Now let’s take a look at how this applies to the world of technology.

The role of the CIO, which used to be an IT delivery function, has evolved into a business transformation role. It often appears that their principal concern is how to achieve this aspirational goal—the ability to continuously reinvent processes and innovate faster with organizations that are set up much like the business students in the Marshmallow Design Challenge. They are challenged with how to transform organizations divided by formal organizational barriers and rigid processes which can stifle creativity and slow change.

To be more specific, organization’s face more than just cultural challenges. It’s largely about enterprise change—the ability to organizationally transform the business and its operating models as well as the way people work. This is where technology should help. I think the real issue with digitally transforming an organization is putting together a coherent strategy to transform the way product data is managed across the multidisciplinary domains, end-to-end across the lifecycle, and throughout a dynamically changing supply chain.

Digital disruption is the new norm—changing the way we live and work. The confluence of new technologies and the ability to collaborate creates new expectations, new market opportunities, and new competitors. The pace of this will only continue to accelerate.

Innovations today are all about technology, which is dependent on an agile, adaptive culture that is able to implement, maintain, and adjust with it. This is where culture and technology co-mingle.

Aras as an example, is modern industrial platform with applications and underlying platform services that span the lifecycle. This allows people to collaborate across domains instantly versus users on older technologies where they and the data are segmented by architecture.  With a platform architecture, it enables users to work in a parallel fashion and in a more connected manner, which should help their culture.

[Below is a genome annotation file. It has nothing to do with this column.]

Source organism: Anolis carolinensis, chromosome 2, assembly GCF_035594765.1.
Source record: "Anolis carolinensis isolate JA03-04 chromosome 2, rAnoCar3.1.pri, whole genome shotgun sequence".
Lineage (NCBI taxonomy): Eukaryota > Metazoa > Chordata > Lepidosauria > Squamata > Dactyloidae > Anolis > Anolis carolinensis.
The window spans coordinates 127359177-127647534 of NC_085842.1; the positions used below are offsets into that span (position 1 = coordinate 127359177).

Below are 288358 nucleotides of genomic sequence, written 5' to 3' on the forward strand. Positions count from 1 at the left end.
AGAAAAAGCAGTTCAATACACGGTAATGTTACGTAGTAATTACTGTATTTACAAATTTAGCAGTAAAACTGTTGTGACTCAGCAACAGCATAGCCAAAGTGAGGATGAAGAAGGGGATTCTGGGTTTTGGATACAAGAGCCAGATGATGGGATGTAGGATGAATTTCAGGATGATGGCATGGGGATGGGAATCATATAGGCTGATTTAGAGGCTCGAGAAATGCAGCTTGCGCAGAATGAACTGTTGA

However, because technology changes faster than even the most adaptable corporate cultures, it is incumbent on leadership to make sure they are investing in the right technologies— specifically around openness, flexibility, and the ability to upgrade. Technologies can become entrenched in an organization, along with the people to support them, so replacement of both existing systems and people is often a costly and harrowing endeavor. Newer technology, is not in and of itself a guarantee of  more/better functionality or longevity. To compete in this new digital landscape, you must be nimble and provide exceptional experiences, not just for your customers, but also for your suppliers and employees.

As we design and produce more complex, multidisciplinary, smart, and connected products, I believe the technology we use to design and manufacture these products impacts corporate culture just as technology impacts each of us in our everyday lives. If employees are given a platform that allows them to work in parallel, to work collaboratively across domains, up and down the lifecycle and across a dynamic supply chain, I believe any leader with empathy and vision can set the bar high.

You may not be designing marshmallow structures, but if you want to unleash the creativity and efficiency the way kindergartners do, begin by using open digital industrial end-to-end platforms that can help you connect, augment, replace older technologies, and connect people to help you do that.  Check out for more.